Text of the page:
NASA gives mission a five-month extension
U.S. Water News Online
PASADENA, Calif. -- NASA gave its twin Mars rovers the
green light to continue searching the Red Planet for evidence it once
was a wetter place hospitable to life.
The five-month, $15 million extension to the already $820 million
mission means Opportunity and Spirit could keep exploring Mars
through September -- nearly three times longer than originally
Dust, cold and mechanical wear-and-tear could curtail the lifetime
of either or both rovers, however, said Firouz Naderi, manager of the
Mars exploration program at NASA's Jet Propulsion Laboratory.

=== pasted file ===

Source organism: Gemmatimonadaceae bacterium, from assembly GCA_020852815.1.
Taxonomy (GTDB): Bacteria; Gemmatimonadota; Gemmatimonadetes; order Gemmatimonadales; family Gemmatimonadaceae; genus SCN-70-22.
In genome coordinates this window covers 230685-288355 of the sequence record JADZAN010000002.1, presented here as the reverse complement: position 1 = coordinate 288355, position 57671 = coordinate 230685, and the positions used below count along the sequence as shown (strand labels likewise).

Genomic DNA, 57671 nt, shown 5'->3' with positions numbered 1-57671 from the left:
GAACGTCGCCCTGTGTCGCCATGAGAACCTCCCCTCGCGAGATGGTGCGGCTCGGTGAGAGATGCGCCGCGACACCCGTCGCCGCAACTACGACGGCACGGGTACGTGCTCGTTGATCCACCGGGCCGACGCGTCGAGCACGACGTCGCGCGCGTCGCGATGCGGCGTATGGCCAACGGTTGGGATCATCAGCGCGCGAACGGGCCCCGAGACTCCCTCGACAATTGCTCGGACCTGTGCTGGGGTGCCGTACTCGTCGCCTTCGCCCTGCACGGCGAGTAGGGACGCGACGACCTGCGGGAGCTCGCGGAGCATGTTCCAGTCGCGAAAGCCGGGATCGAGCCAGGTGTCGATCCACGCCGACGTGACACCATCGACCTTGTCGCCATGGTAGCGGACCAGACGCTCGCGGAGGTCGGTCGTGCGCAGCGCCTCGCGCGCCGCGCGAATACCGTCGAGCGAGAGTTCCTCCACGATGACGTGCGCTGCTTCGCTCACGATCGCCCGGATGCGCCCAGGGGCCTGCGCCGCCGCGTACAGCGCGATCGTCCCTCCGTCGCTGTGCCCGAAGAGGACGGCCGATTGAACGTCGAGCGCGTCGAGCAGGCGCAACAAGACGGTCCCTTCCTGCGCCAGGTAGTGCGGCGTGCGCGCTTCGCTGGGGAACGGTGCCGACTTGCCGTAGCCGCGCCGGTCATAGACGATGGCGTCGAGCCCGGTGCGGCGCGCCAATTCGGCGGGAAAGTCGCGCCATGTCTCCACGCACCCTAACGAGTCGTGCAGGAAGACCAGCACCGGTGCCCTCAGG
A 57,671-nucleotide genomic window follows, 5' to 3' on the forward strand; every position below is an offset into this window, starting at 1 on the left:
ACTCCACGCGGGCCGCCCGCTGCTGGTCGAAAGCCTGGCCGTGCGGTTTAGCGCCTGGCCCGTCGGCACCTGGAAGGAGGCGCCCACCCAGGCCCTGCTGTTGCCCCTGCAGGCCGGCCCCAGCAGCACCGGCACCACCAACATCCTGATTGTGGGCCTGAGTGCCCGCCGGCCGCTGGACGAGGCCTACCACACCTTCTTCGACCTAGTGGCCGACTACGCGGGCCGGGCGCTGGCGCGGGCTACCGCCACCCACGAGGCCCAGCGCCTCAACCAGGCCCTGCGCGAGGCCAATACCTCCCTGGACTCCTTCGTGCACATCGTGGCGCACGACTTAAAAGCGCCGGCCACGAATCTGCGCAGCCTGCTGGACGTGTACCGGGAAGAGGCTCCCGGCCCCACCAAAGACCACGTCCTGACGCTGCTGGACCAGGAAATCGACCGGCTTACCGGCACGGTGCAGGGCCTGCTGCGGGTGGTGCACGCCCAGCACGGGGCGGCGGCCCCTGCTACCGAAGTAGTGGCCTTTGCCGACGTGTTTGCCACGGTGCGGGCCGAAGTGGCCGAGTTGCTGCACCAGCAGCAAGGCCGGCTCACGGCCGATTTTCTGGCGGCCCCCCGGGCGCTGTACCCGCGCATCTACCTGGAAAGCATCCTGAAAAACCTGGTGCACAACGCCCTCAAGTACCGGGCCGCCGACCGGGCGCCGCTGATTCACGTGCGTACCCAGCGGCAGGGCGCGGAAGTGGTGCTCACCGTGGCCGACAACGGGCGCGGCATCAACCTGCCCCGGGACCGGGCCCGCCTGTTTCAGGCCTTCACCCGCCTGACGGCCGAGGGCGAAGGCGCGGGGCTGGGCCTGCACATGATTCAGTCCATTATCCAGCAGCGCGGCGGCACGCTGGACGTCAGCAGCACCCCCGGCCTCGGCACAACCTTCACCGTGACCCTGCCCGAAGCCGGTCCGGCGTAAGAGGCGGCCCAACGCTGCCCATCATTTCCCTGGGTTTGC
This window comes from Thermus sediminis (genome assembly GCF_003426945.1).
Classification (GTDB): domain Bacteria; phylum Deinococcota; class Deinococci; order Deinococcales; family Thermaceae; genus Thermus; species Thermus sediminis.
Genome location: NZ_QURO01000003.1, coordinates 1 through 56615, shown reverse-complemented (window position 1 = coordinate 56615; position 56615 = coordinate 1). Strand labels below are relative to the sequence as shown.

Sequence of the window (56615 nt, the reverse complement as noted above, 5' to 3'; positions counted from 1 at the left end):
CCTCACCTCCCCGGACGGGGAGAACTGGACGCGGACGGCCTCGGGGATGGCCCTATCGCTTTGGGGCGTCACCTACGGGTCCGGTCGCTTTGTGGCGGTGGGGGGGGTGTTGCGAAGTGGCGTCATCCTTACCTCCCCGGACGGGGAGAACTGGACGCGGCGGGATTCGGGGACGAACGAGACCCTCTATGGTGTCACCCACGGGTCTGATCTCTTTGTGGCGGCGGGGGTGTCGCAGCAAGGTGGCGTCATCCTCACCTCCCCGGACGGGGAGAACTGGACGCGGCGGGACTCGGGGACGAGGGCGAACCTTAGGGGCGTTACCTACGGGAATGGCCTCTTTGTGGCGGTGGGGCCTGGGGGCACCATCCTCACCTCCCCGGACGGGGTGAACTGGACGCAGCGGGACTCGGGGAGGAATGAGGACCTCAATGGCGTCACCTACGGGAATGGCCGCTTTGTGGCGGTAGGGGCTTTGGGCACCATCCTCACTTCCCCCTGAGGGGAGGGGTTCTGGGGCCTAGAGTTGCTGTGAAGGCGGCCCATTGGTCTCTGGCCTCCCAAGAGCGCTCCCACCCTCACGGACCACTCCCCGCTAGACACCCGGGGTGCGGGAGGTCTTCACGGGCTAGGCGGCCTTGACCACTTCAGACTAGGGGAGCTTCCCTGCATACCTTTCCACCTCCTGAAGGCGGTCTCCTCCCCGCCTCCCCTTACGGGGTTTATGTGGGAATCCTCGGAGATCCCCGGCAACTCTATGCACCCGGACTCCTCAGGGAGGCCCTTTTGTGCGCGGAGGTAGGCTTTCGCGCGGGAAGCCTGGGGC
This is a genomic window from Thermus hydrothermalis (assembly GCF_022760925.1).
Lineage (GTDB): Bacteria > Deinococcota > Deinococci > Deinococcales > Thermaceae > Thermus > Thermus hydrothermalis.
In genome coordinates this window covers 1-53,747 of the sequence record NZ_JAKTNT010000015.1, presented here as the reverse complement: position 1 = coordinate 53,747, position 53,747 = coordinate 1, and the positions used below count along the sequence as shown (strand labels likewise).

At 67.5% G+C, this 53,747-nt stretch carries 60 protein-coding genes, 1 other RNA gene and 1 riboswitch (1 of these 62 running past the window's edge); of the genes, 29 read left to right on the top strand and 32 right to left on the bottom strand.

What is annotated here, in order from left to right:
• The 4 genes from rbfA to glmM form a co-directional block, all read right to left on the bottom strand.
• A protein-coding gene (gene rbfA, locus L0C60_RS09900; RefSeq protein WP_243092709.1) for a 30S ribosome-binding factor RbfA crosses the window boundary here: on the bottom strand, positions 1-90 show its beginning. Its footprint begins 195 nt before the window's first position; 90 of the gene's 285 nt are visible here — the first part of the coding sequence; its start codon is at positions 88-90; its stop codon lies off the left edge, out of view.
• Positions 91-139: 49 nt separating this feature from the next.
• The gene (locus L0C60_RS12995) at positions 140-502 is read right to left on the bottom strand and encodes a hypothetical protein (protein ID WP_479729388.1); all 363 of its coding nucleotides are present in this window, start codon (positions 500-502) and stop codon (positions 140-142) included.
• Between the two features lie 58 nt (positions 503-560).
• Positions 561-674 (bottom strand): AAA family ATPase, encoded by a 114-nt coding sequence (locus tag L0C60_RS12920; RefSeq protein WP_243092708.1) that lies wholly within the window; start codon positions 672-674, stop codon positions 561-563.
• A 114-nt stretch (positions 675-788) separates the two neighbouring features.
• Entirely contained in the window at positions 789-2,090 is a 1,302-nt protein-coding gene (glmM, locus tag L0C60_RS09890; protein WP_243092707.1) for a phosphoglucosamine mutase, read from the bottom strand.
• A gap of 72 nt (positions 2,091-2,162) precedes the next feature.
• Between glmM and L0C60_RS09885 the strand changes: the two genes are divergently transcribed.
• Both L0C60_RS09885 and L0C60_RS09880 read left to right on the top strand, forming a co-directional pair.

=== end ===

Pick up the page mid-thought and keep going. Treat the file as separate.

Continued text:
For Opportunity, the move gives it time to build on the evidence
it already has found that water once bathed its landing site on Mars,
allowing it to visit at least four outcrops of rock, said Washington
University's Ray Arvidson, the mission's deputy main scientist.
The first outcrop Opportunity analyzed, within the small crater it
landed in Jan. 24, revealed that standing water, perhaps a salty sea
or swamp, once covered Meridiani Planum.
For Spirit, working since Jan. 3 in Gusev Crater on the other side
of planet, similar evidence of abundant past water activity has been
elusive. NASA will lose touch with the rovers Sept. 13, when Mars
passes behind the sun. The blackout should leave Earth out of contact
with the two rovers for a week to 10 days, Naderi said.
If NASA can re-establish contact with the rovers once Mars pops
back into view, the agency could further extend operations, Naderi
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